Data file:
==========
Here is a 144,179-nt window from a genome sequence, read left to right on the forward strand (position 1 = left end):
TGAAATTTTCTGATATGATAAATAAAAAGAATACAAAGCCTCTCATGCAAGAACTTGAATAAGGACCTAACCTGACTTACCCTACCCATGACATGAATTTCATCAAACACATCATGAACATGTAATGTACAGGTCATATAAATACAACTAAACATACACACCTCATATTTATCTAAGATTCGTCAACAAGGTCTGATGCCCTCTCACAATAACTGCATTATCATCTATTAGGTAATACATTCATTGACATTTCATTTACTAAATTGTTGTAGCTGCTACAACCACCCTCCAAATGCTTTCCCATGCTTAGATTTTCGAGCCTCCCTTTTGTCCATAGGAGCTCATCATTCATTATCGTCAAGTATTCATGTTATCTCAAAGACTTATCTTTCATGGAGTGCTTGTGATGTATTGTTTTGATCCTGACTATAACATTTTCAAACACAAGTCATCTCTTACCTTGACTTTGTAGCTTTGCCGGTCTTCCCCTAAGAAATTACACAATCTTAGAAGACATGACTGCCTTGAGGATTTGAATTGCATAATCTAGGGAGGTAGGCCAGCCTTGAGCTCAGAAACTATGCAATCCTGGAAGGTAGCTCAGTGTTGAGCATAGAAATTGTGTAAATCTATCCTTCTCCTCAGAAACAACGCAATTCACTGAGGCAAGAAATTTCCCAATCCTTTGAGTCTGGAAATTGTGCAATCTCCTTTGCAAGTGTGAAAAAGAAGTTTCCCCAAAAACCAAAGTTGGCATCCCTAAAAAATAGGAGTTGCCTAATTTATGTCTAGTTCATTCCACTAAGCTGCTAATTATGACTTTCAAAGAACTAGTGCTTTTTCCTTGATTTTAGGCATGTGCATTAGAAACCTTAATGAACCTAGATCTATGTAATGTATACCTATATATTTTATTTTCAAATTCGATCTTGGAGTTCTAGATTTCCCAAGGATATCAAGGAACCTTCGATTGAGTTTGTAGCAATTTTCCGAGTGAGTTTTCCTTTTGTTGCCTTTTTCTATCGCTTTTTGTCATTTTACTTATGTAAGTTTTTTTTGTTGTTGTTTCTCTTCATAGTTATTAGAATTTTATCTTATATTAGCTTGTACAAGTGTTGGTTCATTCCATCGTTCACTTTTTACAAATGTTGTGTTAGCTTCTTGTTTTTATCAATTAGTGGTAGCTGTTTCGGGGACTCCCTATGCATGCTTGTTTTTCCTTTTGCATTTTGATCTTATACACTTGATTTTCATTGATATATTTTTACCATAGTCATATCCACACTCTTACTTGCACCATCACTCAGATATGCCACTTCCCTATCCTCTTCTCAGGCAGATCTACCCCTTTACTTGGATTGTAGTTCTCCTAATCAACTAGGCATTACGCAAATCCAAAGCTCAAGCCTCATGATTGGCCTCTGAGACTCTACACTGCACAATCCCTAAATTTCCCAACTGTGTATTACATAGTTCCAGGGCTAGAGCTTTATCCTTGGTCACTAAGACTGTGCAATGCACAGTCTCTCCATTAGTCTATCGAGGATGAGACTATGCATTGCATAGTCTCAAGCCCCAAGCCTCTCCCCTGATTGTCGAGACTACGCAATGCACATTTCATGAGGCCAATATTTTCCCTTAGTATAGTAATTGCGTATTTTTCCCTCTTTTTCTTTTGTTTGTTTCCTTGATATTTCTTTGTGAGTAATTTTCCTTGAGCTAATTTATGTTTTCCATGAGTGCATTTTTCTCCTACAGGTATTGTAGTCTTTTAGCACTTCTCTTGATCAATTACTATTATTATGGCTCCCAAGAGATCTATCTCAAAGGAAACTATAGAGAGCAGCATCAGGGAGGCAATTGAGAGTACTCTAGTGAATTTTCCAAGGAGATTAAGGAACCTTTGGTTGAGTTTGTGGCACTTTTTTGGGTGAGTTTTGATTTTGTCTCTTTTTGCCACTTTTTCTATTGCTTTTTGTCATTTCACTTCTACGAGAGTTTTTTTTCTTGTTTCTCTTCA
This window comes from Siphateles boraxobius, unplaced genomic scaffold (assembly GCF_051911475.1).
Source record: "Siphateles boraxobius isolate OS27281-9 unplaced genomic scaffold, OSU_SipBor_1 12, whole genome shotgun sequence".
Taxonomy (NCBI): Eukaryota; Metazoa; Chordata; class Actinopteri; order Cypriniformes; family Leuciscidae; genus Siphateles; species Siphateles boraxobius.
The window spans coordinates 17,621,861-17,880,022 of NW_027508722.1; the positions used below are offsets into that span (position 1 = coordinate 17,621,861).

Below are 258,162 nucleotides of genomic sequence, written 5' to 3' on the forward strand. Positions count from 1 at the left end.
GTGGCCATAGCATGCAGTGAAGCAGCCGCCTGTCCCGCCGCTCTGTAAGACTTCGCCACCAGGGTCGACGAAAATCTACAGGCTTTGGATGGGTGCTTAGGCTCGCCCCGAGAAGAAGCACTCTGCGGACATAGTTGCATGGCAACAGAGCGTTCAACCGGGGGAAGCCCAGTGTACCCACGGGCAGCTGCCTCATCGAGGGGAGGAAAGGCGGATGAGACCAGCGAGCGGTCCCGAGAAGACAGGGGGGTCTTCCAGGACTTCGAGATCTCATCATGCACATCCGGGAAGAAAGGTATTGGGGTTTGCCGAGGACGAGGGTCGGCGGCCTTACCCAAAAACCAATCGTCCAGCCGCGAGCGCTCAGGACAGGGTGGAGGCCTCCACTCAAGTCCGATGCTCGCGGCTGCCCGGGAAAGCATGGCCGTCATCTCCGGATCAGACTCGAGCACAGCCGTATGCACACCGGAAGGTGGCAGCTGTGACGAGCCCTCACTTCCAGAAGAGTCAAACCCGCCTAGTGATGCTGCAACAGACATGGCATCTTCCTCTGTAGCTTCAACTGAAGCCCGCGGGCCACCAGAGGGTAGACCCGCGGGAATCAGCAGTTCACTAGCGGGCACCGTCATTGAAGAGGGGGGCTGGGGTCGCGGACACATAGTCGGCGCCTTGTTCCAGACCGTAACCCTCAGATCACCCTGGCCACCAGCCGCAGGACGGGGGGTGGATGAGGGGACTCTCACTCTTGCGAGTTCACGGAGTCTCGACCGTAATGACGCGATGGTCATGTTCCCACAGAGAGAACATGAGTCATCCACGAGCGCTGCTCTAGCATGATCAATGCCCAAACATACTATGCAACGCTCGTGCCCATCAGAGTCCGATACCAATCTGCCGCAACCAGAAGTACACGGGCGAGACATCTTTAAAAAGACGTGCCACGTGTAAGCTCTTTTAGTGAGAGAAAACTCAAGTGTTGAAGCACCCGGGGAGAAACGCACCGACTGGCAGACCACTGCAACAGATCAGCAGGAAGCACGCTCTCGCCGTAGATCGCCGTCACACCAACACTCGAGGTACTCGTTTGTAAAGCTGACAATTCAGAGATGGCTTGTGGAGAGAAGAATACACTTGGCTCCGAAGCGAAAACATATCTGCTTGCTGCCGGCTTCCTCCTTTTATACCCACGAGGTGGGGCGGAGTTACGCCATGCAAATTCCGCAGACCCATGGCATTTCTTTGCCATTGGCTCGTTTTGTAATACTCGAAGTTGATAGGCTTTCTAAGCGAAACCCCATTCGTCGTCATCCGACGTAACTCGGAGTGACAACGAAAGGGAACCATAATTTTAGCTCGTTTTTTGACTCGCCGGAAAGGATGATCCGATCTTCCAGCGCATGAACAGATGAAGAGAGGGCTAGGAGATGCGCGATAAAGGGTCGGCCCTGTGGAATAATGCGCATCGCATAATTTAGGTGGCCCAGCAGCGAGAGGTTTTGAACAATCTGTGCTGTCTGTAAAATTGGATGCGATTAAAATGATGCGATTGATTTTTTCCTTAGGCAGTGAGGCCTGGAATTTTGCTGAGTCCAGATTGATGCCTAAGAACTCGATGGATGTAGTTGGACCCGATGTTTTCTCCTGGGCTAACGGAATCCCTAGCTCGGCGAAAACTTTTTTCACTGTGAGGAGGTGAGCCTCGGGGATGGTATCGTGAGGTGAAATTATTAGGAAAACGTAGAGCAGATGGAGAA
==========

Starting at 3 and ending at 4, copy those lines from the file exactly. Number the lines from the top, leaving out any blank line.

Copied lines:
This window comes from Siphateles boraxobius, unplaced genomic scaffold (assembly GCF_051911475.1).
Source record: "Siphateles boraxobius isolate OS27281-9 unplaced genomic scaffold, OSU_SipBor_1 12, whole genome shotgun sequence".